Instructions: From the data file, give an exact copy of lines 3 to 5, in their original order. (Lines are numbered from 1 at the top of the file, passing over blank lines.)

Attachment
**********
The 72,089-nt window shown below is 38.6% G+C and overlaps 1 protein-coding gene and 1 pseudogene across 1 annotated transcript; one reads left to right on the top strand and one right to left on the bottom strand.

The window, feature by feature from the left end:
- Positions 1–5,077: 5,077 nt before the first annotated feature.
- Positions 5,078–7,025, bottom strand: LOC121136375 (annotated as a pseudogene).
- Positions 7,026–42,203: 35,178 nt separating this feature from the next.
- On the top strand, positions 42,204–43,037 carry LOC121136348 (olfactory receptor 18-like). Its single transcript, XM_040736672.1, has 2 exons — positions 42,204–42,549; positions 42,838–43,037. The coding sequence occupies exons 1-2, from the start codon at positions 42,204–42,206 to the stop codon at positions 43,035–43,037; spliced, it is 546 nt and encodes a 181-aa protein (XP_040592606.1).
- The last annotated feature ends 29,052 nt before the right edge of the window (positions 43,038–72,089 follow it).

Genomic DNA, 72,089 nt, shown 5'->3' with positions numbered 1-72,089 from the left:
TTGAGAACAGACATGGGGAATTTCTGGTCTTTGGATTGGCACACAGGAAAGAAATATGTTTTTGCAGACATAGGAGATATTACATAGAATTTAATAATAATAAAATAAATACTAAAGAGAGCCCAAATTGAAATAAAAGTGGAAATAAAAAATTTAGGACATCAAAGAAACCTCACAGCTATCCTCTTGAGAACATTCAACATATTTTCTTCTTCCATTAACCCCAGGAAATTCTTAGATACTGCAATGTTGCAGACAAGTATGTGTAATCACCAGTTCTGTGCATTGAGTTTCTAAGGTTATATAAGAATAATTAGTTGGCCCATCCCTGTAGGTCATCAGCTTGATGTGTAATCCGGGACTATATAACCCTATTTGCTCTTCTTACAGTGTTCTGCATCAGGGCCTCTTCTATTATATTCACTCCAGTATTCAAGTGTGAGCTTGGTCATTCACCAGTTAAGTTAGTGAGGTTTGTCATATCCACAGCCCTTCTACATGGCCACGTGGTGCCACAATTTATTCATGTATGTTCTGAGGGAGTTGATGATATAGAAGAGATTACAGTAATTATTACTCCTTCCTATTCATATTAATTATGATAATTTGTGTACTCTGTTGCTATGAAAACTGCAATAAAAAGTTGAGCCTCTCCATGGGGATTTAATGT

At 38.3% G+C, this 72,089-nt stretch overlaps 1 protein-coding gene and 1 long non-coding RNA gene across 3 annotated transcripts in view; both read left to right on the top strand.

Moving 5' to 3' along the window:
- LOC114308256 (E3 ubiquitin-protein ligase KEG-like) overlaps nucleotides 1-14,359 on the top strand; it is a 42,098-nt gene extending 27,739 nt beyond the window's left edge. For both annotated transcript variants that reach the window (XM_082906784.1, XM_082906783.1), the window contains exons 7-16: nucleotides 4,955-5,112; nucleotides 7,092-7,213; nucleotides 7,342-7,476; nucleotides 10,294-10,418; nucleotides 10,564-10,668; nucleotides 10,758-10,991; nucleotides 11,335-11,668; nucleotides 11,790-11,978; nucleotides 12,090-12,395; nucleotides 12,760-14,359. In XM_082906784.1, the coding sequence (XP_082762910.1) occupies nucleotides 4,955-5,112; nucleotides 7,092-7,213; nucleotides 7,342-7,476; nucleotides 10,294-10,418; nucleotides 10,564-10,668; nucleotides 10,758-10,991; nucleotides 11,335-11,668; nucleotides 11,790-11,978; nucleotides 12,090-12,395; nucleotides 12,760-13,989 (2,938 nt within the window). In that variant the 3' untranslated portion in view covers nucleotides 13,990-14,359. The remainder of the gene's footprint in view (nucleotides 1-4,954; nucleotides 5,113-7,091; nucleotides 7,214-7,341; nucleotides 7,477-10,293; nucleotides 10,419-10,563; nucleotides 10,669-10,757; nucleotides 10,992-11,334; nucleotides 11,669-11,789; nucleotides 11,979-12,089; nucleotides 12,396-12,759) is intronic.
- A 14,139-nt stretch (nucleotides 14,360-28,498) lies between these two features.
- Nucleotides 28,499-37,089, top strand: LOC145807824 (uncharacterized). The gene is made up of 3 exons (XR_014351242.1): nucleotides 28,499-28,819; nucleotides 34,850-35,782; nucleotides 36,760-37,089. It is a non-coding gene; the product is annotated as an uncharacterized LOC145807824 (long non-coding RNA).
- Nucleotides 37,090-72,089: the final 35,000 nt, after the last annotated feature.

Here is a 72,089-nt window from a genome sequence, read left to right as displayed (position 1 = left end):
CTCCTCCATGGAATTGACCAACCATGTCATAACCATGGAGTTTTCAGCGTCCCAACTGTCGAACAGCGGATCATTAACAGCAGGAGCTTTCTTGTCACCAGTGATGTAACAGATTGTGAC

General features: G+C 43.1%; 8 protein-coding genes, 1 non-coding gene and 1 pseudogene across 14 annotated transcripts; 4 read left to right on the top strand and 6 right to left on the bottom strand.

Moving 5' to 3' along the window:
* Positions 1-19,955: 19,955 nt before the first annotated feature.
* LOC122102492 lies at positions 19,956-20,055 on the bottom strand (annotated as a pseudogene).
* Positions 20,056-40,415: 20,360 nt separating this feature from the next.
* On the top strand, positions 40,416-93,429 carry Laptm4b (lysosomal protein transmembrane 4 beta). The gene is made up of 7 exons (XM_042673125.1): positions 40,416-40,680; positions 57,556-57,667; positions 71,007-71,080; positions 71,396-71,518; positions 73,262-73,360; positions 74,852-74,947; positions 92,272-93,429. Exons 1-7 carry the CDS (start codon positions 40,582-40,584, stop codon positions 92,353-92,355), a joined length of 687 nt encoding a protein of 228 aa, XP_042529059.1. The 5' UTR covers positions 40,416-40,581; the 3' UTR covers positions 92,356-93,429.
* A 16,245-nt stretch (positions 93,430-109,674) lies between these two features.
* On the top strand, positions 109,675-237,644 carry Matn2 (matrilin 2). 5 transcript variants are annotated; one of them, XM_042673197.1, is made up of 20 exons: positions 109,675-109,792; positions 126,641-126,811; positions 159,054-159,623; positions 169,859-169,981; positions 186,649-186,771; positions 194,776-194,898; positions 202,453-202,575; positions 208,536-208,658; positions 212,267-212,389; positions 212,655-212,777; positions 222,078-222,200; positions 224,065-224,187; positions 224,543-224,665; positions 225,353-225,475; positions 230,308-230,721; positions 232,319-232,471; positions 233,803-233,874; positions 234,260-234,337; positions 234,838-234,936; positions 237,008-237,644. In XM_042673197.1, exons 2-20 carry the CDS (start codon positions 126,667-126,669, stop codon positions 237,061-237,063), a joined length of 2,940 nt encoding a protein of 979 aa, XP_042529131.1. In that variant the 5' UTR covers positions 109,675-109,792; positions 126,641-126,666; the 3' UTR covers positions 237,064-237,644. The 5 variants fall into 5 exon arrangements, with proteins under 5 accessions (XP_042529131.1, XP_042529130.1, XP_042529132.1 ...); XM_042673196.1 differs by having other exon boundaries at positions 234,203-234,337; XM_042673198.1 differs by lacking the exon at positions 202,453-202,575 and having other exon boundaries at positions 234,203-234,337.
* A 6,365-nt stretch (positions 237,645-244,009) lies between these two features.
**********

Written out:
- Positions 1–5,077: 5,077 nt before the first annotated feature.
- Positions 5,078–7,025, bottom strand: LOC121136375 (annotated as a pseudogene).
- Positions 7,026–42,203: 35,178 nt separating this feature from the next.